Looking at the virtual reality scene, and really mixed reality as a whole, it’s common to assume things are going to get better. They’re fine now, and plenty of people are excited about VR, particularly where gaming is concerned. But it’s not as if mixed reality has completely taken over gaming or entertainment by any stretch of the imagination. And if this industry is truly going to be a $37 billion reality in a matter of years, it still needs to improve.
So how, beyond basic fine-tuning of graphics and gameplay-related technology, is mixed reality gaming still supposed to get better? It’ll be a challenge, and one addressed by innumerable developers and creative types over time, and for that reason it’s tricky to predict. But there are a few clear boosts for mixed reality gaming on the horizon.
Standalone Gaming Headsets
This is a change that’s come about somewhat suddenly early this year, and which could certainly lead to the perception of industry-wide improvement. Back in January, Google and Lenovo together unveiled the first high quality standalone headset for virtual reality, and it already seems as if they might be sparking a trend. As for the notion of improvement, it goes without saying that high-end VR is expensive, and that’s largely because pricey headsets require pricey PCs and game systems to operate. If this can change even a little bit, with standalone VR devices taking over as more affordable and less cumbersome options, consumers will love the adjustment.
VR casinos have yet to arrive en masse, and they’re a bigger deal conceptually than you might guess. The first thing that comes to mind is probably a poker tournament in VR, and this indeed is what early experiences have looked like. But other casino games can benefit similarly from the format. Blackjack and roulette can work similarly to poker. Slots have already been adapted to include 3D animations online and could be made far more engaging and interactive in VR. And most exciting of all, these concepts can all be put together in a literal virtual casino (rather than a collection of VR casino games). That is to say within a VR environment you could move from one table or game machine to the next. Done properly, games like these would bring a lot of new people into the VR gaming fold, and thus improve the industry.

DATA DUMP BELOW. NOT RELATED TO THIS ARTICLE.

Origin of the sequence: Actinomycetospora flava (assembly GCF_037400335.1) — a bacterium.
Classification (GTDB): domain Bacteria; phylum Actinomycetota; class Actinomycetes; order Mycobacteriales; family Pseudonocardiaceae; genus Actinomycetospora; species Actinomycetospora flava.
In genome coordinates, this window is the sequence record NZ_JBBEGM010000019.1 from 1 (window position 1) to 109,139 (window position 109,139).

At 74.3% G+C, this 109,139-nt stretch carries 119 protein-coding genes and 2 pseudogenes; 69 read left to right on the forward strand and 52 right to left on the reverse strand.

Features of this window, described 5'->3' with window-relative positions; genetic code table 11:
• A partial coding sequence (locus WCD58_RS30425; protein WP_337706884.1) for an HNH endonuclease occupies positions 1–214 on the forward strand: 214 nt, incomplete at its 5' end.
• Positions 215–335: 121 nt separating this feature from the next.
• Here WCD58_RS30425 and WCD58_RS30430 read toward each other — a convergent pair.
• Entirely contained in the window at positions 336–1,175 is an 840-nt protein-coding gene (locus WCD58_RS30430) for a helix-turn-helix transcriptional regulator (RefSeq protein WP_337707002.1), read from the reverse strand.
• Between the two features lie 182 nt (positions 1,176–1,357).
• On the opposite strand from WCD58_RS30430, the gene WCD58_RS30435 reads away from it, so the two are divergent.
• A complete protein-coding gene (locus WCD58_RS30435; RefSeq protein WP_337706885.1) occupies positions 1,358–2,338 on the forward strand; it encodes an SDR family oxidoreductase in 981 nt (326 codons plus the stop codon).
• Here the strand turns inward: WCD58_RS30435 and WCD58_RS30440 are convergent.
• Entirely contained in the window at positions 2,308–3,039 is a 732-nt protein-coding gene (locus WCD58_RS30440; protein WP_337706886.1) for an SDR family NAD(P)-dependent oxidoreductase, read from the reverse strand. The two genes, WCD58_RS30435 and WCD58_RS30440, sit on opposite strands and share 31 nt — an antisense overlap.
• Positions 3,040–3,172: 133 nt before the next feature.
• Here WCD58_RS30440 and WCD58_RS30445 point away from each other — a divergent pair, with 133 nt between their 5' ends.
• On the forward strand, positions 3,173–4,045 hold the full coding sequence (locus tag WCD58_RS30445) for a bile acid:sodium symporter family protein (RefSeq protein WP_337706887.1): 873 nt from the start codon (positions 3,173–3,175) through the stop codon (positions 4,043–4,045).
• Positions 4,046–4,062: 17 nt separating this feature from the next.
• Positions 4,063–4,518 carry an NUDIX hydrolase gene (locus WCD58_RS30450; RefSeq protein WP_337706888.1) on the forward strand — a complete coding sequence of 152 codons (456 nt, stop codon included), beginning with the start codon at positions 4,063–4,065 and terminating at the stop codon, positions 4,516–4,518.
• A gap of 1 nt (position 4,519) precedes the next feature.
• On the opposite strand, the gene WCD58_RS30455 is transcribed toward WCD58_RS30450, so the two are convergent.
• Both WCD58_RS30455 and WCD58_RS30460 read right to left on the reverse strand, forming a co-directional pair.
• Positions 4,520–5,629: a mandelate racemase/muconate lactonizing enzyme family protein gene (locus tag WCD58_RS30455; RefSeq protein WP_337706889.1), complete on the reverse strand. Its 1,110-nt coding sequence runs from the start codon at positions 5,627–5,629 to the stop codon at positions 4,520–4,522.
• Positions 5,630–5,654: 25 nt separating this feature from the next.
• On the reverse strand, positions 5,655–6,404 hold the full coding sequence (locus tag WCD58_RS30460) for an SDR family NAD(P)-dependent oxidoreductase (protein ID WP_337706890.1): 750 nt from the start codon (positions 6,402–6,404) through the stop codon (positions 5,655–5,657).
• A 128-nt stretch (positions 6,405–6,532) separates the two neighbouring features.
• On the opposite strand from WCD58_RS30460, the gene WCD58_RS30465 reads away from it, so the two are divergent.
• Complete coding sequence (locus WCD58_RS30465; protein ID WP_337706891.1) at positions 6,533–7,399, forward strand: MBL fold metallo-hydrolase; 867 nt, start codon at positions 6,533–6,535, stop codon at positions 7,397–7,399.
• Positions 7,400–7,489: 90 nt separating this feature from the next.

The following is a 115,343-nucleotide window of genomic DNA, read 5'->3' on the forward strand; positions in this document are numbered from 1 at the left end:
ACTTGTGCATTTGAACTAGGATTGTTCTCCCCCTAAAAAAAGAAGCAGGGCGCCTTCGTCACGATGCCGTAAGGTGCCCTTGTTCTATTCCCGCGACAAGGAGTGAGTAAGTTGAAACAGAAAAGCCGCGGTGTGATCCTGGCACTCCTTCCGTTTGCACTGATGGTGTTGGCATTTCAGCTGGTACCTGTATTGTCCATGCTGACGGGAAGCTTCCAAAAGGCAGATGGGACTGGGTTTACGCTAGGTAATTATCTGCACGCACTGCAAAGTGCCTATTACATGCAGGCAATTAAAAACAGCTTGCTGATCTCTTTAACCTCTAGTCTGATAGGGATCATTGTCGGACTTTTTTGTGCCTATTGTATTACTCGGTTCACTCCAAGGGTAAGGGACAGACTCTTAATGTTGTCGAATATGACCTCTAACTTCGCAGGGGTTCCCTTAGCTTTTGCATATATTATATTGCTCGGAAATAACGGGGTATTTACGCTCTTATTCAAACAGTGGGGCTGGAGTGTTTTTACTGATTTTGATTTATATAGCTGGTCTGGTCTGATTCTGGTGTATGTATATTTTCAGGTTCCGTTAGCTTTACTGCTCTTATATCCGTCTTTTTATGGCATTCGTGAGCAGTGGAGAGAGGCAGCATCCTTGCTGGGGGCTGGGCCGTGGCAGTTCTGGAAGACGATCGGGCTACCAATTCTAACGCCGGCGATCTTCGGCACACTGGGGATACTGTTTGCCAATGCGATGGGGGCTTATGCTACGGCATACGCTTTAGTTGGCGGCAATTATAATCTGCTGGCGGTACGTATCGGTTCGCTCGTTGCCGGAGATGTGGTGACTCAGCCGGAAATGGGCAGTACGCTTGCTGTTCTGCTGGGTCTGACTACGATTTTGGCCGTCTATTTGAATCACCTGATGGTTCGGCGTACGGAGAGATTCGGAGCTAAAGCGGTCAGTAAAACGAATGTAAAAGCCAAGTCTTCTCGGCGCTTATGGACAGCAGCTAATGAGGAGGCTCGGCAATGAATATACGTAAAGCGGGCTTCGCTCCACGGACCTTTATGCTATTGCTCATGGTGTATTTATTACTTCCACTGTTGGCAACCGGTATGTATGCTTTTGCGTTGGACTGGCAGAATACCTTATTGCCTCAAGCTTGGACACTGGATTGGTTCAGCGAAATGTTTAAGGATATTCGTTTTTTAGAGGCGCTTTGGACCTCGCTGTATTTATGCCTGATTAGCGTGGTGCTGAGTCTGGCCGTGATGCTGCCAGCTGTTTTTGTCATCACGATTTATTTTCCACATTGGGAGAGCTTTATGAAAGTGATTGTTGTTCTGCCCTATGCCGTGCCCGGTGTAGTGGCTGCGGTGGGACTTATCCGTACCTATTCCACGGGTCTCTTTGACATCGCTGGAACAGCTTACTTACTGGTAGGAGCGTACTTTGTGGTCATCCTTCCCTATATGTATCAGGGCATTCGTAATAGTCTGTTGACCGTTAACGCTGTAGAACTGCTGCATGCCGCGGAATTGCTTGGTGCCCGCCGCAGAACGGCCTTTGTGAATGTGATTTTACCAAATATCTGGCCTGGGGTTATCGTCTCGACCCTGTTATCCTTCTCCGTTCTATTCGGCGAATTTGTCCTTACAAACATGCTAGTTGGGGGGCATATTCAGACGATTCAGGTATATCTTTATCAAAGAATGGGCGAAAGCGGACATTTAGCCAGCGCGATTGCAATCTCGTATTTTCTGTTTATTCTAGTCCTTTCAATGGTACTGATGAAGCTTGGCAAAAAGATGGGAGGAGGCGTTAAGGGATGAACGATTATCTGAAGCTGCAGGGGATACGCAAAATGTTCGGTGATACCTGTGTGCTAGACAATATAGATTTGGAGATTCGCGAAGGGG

Regardless the possibilities, VR Casinos could also bring about stricter law enforcement in Remote Gambling due to its increased ease of access. For example, the Remote Gambling Act was enacted in 2015 in Singapore. This act forbids Singaporeans to engage in any form of remote gambling and betting, which includes activities over the internet, over the phone, via TV or radio, or any other kind of communication technology. VR Casinos will definitely be banned in countries like Singapore.
There are actually two possible interpretations of the idea of VR arcades. One is much like the casino idea expressed above: a VR environment mimicking an old school arcade, in which players could move from one game to another, and possibly even mingle with each other. However, the more significant interpretation is that there will actually be live, physical arcades where people can go to try different VR experiences. These are already popping up here and there in the world, and are sometimes referred to as VRcades. In some cases, they offer more sophisticated games than you can play at home because they include games connected to large apparatuses to assist with locomotion and things of the like.
Apple’s Next Move
Perhaps the biggest improvement left to be seen in mixed reality is actually in the AR area, and will come courtesy of Apple (who else?). The tech giant has been developing augmented reality glasses for some time now, and doing so not-so-secretly. The glasses were actually detailed in a recent patent application, which seems to indicate they’re getting closer to being officially unveiled. While it’s unclear what exactly they’ll do, they will make AR, and possibly forms of VR more accessible. It should make for a significant boost to mixed reality as a whole.
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